Cardcaptor Sakura (1998) IMDb
A ten-year-old in a Japanese suburb accidentally releases a deck of magical cards into the wild. Some of the cards are very mischievous, even dangerous. They must be collected as stealthily as possible by someone with magical powers, like Sakura, the girl who let them out. She hasn’t known about her powers until now. Her older brother, on the other hand, can talk to their mother, who has been an angel since Sakura was three years old.
When she released the cards, Sakura also released their guardian beast, who pretends to be a plushy animal when people are watching. When he’s not eating sweets or playing video games, the guardian beast helps Sakura along, as card after card makes its presence known, adding to her powers when she captures it. It’s as if someone was deliberately sending cards at her, but she’s not the only one who suffers. Arriving from Hong Kong is a trained magician of Sakura’s age, who uses geomancy as her rival. Sakura’s best friend insists on sewing adorable “battle costumes” for her, and tapes her adventures at any cost. Life goes on in elementary school, with occasional interruptions for another magical showdown in the local penguin-themed park.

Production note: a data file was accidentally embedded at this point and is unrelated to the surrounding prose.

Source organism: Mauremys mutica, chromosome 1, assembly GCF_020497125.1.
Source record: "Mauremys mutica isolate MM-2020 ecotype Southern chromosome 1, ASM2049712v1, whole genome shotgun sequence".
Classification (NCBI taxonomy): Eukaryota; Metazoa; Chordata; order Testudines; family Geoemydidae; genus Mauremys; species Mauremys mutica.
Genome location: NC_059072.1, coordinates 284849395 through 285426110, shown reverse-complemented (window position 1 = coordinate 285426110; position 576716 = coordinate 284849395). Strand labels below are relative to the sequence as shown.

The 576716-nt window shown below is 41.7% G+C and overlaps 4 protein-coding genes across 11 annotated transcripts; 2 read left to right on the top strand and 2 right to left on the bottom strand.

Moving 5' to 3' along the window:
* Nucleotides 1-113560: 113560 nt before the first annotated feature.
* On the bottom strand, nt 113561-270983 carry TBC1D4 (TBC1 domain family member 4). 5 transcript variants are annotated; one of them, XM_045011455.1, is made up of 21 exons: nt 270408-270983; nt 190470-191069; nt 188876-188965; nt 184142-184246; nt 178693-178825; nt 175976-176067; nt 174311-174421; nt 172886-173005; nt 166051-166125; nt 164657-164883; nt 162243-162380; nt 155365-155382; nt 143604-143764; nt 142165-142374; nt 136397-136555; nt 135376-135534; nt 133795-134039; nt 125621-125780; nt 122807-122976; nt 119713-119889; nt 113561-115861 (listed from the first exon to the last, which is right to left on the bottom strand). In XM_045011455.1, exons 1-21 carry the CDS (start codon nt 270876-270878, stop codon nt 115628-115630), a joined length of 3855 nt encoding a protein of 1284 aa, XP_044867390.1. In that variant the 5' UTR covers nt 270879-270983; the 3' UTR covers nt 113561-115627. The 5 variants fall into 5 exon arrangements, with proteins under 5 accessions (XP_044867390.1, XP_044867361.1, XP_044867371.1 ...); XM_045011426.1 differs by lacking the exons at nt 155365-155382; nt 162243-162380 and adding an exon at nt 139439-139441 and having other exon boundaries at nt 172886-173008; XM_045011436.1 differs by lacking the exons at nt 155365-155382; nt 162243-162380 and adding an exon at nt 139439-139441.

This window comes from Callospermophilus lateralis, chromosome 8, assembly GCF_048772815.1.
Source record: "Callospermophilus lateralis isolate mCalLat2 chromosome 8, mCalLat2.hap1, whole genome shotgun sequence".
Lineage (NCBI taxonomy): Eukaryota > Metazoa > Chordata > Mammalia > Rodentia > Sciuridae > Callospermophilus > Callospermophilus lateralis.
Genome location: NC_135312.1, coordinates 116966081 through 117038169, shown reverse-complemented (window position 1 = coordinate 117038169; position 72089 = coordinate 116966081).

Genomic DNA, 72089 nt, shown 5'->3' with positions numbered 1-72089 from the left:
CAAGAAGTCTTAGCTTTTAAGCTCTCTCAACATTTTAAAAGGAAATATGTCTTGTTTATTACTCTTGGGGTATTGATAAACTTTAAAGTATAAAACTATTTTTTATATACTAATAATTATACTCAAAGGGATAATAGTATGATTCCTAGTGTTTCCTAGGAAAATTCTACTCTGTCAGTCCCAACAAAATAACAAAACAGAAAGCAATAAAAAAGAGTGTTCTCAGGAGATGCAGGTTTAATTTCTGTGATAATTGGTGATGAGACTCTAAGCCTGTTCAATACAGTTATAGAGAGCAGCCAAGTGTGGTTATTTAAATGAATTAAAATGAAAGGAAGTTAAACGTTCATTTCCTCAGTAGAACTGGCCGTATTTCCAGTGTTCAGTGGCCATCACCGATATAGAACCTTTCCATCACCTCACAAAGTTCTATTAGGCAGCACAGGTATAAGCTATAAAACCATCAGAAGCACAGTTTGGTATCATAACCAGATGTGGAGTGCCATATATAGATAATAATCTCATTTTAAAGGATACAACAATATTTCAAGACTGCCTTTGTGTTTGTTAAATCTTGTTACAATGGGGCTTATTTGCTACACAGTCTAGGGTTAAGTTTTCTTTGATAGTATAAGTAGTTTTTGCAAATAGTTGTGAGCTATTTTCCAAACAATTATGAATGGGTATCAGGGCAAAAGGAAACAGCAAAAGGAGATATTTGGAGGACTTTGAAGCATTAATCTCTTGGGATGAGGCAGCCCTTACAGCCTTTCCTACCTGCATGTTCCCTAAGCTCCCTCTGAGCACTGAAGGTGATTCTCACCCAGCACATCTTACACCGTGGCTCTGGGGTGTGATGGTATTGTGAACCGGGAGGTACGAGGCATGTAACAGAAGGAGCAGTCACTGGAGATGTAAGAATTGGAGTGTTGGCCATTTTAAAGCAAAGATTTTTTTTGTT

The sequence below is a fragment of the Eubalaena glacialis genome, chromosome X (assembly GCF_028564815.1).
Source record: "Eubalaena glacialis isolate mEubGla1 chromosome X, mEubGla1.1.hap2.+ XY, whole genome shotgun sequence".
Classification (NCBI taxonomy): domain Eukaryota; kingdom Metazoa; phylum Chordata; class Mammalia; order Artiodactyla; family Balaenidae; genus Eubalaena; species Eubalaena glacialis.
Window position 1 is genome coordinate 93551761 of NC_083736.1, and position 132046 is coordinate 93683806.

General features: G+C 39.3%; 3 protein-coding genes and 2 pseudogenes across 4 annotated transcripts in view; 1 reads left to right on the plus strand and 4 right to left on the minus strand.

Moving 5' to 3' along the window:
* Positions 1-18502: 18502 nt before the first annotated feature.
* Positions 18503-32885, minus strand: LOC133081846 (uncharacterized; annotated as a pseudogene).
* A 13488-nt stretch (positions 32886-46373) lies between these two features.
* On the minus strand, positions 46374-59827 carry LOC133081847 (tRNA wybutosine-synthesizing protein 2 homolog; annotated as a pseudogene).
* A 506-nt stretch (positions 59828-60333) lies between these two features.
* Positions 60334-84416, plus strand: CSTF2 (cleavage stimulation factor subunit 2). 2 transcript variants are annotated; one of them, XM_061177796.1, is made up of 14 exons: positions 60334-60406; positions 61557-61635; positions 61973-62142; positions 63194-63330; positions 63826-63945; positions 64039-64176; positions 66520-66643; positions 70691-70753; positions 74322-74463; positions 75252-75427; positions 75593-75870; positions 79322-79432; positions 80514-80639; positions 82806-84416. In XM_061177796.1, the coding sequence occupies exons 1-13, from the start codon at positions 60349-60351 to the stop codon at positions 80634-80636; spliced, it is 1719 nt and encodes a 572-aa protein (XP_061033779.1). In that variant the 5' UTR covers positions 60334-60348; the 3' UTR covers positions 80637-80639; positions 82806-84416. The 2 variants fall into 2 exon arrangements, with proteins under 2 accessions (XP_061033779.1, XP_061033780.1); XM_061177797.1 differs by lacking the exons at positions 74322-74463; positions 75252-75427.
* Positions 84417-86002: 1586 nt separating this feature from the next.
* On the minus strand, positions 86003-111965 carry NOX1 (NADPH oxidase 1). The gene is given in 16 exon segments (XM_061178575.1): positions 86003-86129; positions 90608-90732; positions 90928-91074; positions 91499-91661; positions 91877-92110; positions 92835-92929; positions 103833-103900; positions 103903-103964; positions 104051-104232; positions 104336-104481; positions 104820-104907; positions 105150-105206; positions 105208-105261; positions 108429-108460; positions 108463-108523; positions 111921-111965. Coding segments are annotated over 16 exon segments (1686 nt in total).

Like Magical Princess Minky Momo (1982), Sakura supposedly attracted two very different main audiences: Pre-pubescent girls like the heroine, and adults, especially adult men. I suppose adult women tended to dislike the unattainable idealized girlhoods of the series, whereas boys shied away from its cuteness and romanticism.
Cardcaptor Sakura is certainly full of cuteness and romanticism, but it’s also somewhat feminist. Sakura kicks butt using a sword as well as more abstract magic, and many characters are effectively gay or bisexual, including four of the very nice people who are closest to Sakura. There is no sexualization and no truly graphic violence. With these modernizations, Sakura seems to have retained the interest of its original female fans into their adulthood, like Sailor Moon (1992).
Too long (70 episodes) and repetitive, partly as a result of being weaker than the manga—where Tomoyo apparently confesses to a love beyond friendship—but quite consistently entertaining.
References here: Puni Puni Poemi (2001).